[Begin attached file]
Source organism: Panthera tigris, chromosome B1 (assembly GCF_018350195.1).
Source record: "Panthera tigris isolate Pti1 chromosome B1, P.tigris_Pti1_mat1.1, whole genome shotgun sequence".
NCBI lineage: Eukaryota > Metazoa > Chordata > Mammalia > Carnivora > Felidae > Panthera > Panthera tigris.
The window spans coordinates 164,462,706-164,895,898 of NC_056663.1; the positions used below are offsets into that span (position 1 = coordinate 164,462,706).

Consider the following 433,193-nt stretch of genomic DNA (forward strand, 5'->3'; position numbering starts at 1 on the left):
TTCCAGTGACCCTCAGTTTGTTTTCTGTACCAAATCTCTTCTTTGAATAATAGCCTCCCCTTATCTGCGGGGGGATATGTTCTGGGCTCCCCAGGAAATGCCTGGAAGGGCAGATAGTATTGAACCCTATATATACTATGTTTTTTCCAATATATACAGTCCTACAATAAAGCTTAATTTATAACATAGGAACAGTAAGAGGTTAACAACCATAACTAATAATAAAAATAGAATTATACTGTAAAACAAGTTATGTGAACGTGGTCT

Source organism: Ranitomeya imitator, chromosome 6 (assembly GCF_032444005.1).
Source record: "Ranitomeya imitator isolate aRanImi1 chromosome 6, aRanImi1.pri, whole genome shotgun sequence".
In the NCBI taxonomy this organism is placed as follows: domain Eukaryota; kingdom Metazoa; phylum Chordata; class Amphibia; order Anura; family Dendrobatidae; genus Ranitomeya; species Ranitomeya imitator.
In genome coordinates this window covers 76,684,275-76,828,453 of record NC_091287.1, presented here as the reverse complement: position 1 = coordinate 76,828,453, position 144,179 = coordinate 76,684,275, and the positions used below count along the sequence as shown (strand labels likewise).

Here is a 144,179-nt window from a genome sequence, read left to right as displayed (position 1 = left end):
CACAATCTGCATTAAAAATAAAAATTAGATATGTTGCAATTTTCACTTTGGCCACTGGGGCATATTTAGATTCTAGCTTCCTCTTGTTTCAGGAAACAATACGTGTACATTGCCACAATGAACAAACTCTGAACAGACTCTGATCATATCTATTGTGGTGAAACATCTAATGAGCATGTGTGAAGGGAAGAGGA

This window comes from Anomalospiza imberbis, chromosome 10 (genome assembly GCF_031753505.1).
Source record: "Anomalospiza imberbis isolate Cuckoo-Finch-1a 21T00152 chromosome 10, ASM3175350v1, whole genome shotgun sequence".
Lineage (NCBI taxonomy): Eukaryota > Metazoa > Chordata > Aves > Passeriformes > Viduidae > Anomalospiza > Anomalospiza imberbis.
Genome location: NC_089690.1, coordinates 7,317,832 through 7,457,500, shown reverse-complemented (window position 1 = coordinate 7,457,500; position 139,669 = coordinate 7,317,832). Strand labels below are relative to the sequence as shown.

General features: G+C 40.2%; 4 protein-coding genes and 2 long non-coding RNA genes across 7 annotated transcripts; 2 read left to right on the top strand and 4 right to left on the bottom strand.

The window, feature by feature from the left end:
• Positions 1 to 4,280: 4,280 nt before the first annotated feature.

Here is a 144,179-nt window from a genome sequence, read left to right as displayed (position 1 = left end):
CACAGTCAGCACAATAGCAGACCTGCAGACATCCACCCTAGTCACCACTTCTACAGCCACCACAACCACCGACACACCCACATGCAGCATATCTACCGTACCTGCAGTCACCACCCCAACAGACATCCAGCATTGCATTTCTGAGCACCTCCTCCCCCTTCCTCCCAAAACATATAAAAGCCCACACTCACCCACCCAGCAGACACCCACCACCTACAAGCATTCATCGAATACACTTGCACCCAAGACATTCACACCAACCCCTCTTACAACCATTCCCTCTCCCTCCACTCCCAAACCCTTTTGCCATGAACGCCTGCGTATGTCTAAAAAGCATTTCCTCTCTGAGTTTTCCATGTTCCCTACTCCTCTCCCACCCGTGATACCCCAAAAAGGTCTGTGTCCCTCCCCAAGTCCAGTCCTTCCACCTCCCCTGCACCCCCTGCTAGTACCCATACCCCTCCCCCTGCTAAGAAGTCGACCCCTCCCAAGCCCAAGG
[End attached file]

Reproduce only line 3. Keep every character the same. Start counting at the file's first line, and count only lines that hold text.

NCBI lineage: Eukaryota > Metazoa > Chordata > Mammalia > Carnivora > Felidae > Panthera > Panthera tigris.